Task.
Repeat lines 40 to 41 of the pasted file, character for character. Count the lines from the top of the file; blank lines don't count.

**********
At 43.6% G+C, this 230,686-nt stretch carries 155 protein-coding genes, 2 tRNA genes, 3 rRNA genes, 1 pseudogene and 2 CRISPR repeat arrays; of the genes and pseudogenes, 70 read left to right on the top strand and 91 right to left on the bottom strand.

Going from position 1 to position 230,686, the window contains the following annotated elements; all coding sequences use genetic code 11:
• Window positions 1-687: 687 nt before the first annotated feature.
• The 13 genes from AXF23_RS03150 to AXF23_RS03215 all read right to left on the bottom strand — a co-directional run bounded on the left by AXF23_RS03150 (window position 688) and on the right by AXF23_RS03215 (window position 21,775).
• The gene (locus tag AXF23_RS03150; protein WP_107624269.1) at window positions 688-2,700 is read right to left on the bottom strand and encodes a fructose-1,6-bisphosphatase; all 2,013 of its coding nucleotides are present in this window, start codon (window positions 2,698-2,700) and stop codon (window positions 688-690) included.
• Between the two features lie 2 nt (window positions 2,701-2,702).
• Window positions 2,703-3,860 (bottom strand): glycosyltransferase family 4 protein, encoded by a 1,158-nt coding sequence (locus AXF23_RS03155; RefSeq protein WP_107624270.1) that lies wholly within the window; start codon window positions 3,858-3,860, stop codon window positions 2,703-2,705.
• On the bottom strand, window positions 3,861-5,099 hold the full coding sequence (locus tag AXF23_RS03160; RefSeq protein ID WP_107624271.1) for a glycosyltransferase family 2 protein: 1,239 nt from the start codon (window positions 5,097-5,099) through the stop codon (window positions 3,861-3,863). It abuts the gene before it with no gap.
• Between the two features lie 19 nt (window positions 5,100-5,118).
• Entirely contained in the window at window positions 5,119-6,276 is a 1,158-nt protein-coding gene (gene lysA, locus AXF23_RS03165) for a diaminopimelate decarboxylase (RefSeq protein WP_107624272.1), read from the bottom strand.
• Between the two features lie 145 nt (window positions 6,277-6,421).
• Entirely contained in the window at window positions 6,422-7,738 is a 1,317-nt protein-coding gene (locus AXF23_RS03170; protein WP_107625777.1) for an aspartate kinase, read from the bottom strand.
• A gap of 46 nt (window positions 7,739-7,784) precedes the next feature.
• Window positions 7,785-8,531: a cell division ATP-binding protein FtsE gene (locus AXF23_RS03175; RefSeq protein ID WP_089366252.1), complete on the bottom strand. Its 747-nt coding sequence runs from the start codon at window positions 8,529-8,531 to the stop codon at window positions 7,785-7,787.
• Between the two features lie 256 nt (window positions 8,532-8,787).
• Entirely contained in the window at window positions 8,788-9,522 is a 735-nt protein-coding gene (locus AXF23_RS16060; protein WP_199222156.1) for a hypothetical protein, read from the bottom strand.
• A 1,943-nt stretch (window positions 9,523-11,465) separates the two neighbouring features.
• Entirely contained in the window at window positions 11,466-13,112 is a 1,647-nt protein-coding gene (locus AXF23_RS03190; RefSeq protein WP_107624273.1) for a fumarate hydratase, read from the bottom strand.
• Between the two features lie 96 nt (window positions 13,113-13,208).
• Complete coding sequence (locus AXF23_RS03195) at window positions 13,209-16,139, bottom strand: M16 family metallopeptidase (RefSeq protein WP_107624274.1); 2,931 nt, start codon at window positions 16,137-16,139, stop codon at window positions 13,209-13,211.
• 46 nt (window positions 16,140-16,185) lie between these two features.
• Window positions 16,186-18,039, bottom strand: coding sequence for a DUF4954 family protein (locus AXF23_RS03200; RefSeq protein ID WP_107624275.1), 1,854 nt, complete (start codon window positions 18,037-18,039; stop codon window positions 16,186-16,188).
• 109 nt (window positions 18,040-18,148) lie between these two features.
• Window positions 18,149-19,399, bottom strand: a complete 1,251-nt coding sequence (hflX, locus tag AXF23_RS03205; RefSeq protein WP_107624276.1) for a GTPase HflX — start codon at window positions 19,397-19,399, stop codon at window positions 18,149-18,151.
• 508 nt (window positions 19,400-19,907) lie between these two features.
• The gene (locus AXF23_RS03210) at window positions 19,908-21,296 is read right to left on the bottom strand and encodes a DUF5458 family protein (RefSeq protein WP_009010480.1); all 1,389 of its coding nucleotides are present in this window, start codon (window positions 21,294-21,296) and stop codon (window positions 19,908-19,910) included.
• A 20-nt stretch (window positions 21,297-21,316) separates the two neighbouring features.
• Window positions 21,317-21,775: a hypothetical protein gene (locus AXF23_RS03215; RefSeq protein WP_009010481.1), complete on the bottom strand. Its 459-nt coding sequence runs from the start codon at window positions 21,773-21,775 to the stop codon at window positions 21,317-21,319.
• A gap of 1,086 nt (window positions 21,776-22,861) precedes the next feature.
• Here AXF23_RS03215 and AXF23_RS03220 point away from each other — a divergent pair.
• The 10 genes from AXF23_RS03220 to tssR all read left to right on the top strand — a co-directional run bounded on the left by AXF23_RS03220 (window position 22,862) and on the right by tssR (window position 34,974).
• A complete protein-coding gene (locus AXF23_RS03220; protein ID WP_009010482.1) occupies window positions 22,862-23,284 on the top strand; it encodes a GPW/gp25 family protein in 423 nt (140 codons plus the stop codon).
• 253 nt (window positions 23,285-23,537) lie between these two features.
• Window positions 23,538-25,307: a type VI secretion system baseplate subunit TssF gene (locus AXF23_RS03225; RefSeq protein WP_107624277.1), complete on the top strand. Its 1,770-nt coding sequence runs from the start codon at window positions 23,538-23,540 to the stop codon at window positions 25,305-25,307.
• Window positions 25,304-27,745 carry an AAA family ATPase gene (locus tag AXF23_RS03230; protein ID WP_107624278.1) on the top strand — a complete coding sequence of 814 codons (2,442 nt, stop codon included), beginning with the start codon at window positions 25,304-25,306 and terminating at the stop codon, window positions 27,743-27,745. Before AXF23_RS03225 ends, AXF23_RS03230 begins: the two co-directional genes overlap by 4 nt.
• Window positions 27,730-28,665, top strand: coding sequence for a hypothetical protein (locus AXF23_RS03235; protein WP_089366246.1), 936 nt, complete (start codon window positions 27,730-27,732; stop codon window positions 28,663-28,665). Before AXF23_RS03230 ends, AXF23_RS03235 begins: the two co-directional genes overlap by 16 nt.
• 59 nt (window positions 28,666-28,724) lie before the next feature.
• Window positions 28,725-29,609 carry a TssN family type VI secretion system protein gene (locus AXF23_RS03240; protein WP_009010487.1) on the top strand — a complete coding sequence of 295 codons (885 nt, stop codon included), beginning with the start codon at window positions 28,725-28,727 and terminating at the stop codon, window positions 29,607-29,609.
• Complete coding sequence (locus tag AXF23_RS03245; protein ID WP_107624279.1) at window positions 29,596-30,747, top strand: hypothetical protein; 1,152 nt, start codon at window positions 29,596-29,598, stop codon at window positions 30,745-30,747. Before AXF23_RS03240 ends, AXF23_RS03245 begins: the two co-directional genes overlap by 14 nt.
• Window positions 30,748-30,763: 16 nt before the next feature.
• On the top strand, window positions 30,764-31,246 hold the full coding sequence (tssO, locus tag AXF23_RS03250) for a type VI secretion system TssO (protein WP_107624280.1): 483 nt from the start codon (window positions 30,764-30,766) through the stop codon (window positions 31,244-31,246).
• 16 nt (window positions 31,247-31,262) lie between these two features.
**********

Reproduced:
• Window positions 30,748-30,763: 16 nt before the next feature.
• On the top strand, window positions 30,764-31,246 hold the full coding sequence (tssO, locus tag AXF23_RS03250) for a type VI secretion system TssO (protein WP_107624280.1): 483 nt from the start codon (window positions 30,764-30,766) through the stop codon (window positions 31,244-31,246).